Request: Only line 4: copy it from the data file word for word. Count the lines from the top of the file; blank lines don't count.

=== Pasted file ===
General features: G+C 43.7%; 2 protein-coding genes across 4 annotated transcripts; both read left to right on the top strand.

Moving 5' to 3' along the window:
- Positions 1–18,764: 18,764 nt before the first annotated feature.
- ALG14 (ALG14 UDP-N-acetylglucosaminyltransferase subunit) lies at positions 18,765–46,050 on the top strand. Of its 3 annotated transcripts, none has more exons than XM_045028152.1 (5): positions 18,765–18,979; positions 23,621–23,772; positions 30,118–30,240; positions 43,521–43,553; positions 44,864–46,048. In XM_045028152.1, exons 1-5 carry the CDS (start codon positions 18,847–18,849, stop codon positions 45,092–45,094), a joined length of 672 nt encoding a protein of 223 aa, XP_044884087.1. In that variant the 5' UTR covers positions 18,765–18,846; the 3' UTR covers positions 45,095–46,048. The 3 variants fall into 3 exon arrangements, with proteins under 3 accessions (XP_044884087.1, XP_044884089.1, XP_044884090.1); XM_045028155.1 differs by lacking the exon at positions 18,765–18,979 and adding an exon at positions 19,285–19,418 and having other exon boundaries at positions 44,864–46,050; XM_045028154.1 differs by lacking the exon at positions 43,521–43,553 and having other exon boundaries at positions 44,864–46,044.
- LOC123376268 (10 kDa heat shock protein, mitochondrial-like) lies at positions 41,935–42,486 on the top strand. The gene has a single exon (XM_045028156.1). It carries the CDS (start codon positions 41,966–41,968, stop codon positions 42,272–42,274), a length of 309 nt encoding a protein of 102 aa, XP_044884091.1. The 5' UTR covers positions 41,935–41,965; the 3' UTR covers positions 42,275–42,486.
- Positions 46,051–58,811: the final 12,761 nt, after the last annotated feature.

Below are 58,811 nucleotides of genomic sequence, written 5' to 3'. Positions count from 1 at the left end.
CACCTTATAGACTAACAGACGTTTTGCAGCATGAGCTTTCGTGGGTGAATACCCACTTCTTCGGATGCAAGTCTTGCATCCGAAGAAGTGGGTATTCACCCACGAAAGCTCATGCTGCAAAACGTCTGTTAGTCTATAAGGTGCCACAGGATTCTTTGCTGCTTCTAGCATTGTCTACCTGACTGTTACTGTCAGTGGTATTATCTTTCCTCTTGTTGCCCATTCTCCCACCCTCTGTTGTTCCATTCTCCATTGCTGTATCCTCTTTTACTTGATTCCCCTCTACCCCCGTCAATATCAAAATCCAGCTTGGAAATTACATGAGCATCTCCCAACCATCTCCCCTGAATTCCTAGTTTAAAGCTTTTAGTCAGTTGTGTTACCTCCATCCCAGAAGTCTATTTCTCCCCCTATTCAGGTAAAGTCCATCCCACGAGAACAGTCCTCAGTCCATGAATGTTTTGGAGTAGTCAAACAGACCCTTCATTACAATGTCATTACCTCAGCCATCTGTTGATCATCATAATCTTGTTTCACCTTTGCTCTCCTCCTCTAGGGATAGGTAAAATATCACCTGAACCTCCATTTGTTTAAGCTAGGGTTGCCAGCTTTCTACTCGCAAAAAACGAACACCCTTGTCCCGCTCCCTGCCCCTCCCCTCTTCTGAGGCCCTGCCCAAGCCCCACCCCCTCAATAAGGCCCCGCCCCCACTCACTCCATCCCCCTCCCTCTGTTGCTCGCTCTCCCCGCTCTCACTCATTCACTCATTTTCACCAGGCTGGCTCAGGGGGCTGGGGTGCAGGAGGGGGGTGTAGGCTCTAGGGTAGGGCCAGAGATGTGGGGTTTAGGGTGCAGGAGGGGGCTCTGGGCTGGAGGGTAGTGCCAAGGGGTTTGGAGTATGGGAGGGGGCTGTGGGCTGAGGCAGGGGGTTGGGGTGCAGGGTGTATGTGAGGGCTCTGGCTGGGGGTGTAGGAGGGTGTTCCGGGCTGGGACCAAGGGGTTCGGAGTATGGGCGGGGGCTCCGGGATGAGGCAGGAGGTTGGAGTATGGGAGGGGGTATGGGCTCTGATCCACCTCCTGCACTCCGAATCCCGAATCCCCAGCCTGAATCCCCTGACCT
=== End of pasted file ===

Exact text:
- ALG14 (ALG14 UDP-N-acetylglucosaminyltransferase subunit) lies at positions 18,765–46,050 on the top strand. Of its 3 annotated transcripts, none has more exons than XM_045028152.1 (5): positions 18,765–18,979; positions 23,621–23,772; positions 30,118–30,240; positions 43,521–43,553; positions 44,864–46,048. In XM_045028152.1, exons 1-5 carry the CDS (start codon positions 18,847–18,849, stop codon positions 45,092–45,094), a joined length of 672 nt encoding a protein of 223 aa, XP_044884087.1. In that variant the 5' UTR covers positions 18,765–18,846; the 3' UTR covers positions 45,095–46,048. The 3 variants fall into 3 exon arrangements, with proteins under 3 accessions (XP_044884087.1, XP_044884089.1, XP_044884090.1); XM_045028155.1 differs by lacking the exon at positions 18,765–18,979 and adding an exon at positions 19,285–19,418 and having other exon boundaries at positions 44,864–46,050; XM_045028154.1 differs by lacking the exon at positions 43,521–43,553 and having other exon boundaries at positions 44,864–46,044.